SNOW HILL, Md. – A pretrial supervision program designed to lower recidivism and failure-to-appear rates as well as reduce the population in the Worcester County Jail is now operational.
The new program, which started on July 16, is operating out of the Worcester County Jail, under the supervision of Lt. LaToya Everett, who currently serves as the manager for the pretrial release program.
“This position will be responsible for working with the courts to provide an alternative to pretrial incarceration,” Worcester County Jail Warden Donna Bounds said.
Worcester County commissioners unanimously approved the fiscal year 2019 grant application for grant funds of $66,914 to administer the program at their July 17 meeting.
“We worked closely with county leaders to get this program up and running,” said Judge Brian D. Shockley, County Administrative Judge, Circuit Court for Worcester County. “Warden Bounds and Court Administrator Mike Howard deserve particular credit. This is a much needed program that will serve the county well.”
Pretrial release programs allow offenders, who are awaiting trial, to continue employment, obtain drug and/or alcohol treatment, mental health counseling, and maintain a stable home environment.
“This is a step in the right direction,” said Worcester County District Judge Gerald V. Purnell, District 2 Administrative Judge (Dorchester, Somerset, Wicomico, and Worcester counties). “This new program will help us reduce the number of pretrial offenders incarcerated at the jail.”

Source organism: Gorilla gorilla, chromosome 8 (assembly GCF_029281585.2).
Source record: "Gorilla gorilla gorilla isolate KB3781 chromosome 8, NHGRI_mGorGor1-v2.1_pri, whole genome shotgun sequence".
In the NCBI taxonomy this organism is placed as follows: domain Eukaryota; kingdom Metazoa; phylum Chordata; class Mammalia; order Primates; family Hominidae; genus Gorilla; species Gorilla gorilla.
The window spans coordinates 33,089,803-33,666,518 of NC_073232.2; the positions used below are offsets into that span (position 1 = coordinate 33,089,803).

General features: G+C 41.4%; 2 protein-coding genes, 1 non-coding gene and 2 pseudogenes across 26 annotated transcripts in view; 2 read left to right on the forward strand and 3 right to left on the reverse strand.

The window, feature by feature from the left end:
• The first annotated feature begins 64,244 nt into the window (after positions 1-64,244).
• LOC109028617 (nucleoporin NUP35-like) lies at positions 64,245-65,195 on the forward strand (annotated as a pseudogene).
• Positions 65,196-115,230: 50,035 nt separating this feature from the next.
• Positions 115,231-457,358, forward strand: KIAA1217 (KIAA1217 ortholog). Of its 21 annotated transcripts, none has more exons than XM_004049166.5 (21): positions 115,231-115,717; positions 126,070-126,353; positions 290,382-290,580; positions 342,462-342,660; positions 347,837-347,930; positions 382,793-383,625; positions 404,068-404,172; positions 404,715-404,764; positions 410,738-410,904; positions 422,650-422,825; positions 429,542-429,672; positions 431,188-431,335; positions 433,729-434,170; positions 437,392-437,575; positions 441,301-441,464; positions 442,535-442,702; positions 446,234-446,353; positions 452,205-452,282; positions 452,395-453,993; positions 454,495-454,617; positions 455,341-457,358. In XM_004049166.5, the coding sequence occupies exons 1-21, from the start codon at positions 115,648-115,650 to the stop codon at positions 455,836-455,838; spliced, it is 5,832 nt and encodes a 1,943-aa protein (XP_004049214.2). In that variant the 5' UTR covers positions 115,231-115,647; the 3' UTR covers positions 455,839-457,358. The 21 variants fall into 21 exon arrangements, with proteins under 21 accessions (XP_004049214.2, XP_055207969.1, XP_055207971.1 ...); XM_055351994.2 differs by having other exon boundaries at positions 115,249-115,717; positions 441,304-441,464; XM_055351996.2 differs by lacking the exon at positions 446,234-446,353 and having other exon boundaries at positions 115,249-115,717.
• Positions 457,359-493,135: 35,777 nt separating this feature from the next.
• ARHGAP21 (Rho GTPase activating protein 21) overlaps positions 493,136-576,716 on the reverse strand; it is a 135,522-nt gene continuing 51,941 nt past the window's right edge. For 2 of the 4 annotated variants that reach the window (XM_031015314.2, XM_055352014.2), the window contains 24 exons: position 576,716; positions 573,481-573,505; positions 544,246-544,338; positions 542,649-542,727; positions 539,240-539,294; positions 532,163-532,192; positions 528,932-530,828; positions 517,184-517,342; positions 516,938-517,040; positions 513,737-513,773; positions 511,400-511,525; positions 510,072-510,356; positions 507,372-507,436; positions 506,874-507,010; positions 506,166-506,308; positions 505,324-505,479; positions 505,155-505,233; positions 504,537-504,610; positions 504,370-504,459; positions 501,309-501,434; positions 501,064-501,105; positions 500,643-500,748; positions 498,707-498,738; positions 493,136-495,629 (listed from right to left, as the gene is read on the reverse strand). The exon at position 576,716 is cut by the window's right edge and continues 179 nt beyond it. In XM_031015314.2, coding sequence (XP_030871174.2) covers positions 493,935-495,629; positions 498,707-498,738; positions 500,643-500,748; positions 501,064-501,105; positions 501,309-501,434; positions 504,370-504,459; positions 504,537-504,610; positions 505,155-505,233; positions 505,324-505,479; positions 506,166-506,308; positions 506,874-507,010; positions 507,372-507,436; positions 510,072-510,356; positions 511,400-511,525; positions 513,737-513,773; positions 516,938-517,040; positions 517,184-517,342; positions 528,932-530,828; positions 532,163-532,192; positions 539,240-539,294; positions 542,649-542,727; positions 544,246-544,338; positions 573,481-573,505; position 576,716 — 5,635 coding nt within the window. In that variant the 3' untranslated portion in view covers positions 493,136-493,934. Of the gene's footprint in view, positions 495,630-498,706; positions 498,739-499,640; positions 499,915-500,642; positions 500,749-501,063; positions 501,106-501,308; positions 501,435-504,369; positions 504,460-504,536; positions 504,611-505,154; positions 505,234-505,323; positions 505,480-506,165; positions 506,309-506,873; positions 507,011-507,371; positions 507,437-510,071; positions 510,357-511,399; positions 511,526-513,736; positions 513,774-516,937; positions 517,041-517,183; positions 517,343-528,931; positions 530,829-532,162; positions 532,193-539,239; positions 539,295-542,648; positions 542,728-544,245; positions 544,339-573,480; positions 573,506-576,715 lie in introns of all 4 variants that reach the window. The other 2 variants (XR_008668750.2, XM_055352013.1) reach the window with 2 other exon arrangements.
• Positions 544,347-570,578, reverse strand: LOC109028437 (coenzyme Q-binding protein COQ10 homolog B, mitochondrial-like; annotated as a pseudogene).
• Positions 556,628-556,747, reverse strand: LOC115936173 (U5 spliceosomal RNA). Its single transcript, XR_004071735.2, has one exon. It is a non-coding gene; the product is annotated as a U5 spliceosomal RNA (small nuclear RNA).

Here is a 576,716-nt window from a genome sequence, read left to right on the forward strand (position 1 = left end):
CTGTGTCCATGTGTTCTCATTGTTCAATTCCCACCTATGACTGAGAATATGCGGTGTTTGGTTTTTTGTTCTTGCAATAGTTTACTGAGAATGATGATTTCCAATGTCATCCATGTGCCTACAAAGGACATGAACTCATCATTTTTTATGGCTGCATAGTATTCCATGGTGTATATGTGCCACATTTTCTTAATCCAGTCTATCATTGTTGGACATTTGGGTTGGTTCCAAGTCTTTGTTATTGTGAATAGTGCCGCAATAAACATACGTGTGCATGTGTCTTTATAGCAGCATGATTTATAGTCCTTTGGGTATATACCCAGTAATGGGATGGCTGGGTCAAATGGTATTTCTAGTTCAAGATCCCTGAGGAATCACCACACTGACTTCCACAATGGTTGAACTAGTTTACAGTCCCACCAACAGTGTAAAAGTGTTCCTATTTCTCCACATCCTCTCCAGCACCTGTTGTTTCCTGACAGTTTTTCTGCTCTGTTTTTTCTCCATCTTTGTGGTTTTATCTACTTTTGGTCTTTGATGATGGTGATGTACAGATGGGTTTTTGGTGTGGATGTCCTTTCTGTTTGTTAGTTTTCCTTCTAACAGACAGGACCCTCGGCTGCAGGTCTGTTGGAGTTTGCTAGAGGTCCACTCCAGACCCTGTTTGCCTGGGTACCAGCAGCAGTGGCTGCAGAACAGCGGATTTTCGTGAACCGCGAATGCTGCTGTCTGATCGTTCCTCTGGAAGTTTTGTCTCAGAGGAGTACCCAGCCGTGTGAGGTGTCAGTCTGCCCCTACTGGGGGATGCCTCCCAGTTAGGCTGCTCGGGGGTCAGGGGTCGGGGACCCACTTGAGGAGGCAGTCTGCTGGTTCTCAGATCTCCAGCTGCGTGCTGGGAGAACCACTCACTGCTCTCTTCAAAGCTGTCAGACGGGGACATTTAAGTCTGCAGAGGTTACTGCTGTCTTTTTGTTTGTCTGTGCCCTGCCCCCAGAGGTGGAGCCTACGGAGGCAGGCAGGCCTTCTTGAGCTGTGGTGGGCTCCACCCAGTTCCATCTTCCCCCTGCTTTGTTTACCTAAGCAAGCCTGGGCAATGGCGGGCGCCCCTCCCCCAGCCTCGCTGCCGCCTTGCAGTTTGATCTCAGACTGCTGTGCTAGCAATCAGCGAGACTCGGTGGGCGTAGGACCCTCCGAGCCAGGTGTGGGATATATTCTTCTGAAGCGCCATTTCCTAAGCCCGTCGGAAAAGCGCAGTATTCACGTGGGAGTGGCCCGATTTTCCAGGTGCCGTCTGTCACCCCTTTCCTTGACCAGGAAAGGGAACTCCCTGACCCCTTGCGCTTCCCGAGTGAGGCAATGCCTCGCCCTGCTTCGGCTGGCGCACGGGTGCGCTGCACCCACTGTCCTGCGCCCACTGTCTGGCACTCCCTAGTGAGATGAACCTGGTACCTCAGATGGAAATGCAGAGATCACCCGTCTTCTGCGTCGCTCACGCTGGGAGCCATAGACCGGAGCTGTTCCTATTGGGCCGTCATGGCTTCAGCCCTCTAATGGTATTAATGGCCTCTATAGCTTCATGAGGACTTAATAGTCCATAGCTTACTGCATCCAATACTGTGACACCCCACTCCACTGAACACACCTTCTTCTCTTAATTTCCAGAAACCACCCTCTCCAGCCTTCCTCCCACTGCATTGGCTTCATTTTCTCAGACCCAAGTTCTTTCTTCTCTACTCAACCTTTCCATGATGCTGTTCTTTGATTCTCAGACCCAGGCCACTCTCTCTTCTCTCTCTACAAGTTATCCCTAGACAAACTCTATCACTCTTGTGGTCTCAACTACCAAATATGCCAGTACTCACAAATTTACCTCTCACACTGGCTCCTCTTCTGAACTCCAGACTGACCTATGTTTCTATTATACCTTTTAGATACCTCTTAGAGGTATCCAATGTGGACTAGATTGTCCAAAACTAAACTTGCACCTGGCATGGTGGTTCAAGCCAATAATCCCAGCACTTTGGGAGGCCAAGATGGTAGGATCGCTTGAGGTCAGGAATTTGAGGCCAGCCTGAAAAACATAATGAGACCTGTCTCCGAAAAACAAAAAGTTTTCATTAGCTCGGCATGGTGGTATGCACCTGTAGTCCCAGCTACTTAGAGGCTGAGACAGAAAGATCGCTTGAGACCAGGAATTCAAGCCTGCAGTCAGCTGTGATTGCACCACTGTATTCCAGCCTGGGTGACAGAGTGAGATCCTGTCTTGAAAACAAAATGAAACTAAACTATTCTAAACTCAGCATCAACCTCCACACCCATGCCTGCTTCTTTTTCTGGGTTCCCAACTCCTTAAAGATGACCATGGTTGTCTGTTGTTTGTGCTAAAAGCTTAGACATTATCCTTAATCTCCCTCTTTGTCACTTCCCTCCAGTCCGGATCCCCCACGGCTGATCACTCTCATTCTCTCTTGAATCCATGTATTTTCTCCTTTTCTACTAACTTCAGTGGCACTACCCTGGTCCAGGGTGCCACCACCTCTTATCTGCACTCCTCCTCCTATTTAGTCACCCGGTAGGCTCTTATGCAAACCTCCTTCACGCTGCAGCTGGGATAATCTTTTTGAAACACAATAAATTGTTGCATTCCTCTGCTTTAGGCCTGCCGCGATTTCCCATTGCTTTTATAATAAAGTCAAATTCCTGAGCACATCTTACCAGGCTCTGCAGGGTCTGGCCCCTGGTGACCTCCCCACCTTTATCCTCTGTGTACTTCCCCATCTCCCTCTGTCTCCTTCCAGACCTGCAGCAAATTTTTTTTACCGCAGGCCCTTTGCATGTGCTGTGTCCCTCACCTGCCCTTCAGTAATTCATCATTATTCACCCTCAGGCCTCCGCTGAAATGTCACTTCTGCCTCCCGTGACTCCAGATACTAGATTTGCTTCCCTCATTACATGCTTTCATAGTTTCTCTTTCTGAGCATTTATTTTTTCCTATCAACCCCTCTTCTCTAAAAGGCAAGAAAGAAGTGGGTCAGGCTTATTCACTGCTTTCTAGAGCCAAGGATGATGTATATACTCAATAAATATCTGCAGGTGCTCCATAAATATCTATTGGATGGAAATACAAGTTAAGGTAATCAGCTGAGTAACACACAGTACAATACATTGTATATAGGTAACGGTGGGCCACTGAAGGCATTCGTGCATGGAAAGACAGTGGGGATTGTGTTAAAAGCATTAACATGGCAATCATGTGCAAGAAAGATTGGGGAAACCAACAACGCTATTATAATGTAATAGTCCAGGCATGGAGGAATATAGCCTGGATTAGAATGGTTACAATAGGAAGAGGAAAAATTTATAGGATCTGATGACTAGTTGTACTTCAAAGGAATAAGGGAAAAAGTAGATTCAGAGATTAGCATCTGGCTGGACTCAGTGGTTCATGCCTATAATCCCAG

Worcester County’s new pretrial supervision program begins about a year after changes took effect to Maryland’s pretrial release rule (Rule 4-216). Those changes took effect July 1, 2017, and promote the least stringent conditions of release before trial.
“Jurisdictions in Maryland are working hard to address the need for better approaches to managing defendants pretrial,” said District Court of Maryland Chief Judge John P. Morrissey. “We are constantly looking for better ways to ensure defendants appear in court while maintaining public safety. Pretrial supervision programs are one way to do just that.”
Pretrial supervision services are provided in some jurisdictions in Maryland and vary in level of funding and complexity. They can range from telephone calls to defendants to remind them of court dates to varying levels of supervision based on the use of risk and needs assessment tools.
According to Col. Quintin Dennis, Assistant Warden of Security and Custody for the Worcester County Jail, the county’s new program offers a wide array of pretrial release options, including self-reporting, phone calls, and GPS monitoring.